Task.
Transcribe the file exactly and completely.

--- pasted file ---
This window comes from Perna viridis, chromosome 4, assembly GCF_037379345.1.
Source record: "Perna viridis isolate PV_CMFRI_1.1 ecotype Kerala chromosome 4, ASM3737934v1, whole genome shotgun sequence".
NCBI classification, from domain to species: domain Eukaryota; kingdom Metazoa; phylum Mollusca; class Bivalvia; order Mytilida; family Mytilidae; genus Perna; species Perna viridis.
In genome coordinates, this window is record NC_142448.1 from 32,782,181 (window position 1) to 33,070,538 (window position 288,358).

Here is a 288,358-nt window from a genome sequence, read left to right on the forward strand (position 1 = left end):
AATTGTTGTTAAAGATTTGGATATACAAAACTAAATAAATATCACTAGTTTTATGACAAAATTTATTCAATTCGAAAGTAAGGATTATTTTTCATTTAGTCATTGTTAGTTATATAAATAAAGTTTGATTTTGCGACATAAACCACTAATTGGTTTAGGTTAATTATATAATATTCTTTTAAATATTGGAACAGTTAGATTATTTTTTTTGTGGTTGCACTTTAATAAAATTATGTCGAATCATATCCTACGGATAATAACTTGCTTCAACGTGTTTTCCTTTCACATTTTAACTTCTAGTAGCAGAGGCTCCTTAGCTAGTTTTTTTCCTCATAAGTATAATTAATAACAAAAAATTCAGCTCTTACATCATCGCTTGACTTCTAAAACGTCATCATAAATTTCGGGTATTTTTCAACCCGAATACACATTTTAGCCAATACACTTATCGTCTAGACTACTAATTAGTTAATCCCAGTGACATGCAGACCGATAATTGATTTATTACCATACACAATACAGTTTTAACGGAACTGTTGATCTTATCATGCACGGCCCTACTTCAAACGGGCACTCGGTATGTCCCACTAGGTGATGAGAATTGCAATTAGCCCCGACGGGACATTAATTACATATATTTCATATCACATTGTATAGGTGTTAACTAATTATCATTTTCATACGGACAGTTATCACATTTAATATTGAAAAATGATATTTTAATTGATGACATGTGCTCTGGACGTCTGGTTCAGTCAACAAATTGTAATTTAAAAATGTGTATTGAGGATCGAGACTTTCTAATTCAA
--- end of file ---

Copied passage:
This window comes from Perna viridis, chromosome 4, assembly GCF_037379345.1.
Source record: "Perna viridis isolate PV_CMFRI_1.1 ecotype Kerala chromosome 4, ASM3737934v1, whole genome shotgun sequence".
NCBI classification, from domain to species: domain Eukaryota; kingdom Metazoa; phylum Mollusca; class Bivalvia; order Mytilida; family Mytilidae; genus Perna; species Perna viridis.
In genome coordinates, this window is record NC_142448.1 from 32,782,181 (window position 1) to 33,070,538 (window position 288,358).

Here is a 288,358-nt window from a genome sequence, read left to right on the forward strand (position 1 = left end):
AATTGTTGTTAAAGATTTGGATATACAAAACTAAATAAATATCACTAGTTTTATGACAAAATTTATTCAATTCGAAAGTAAGGATTATTTTTCATTTAGTCATTGTTAGTTATATAAATAAAGTTTGATTTTGCGACATAAACCACTAATTGGTTTAGGTTAATTATATAATATTCTTTTAAATATTGGAACAGTTAGATTATTTTTTTTGTGGTTGCACTTTAATAAAATTATGTCGAATCATATCCTACGGATAATAACTTGCTTCAACGTGTTTTCCTTTCACATTTTAACTTCTAGTAGCAGAGGCTCCTTAGCTAGTTTTTTTCCTCATAAGTATAATTAATAACAAAAAATTCAGCTCTTACATCATCGCTTGACTTCTAAAACGTCATCATAAATTTCGGGTATTTTTCAACCCGAATACACATTTTAGCCAATACACTTATCGTCTAGACTACTAATTAGTTAATCCCAGTGACATGCAGACCGATAATTGATTTATTACCATACACAATACAGTTTTAACGGAACTGTTGATCTTATCATGCACGGCCCTACTTCAAACGGGCACTCGGTATGTCCCACTAGGTGATGAGAATTGCAATTAGCCCCGACGGGACATTAATTACATATATTTCATATCACATTGTATAGGTGTTAACTAATTATCATTTTCATACGGACAGTTATCACATTTAATATTGAAAAATGATATTTTAATTGATGACATGTGCTCTGGACGTCTGGTTCAGTCAACAAATTGTAATTTAAAAATGTGTATTGAGGATCGAGACTTTCTAATTCAA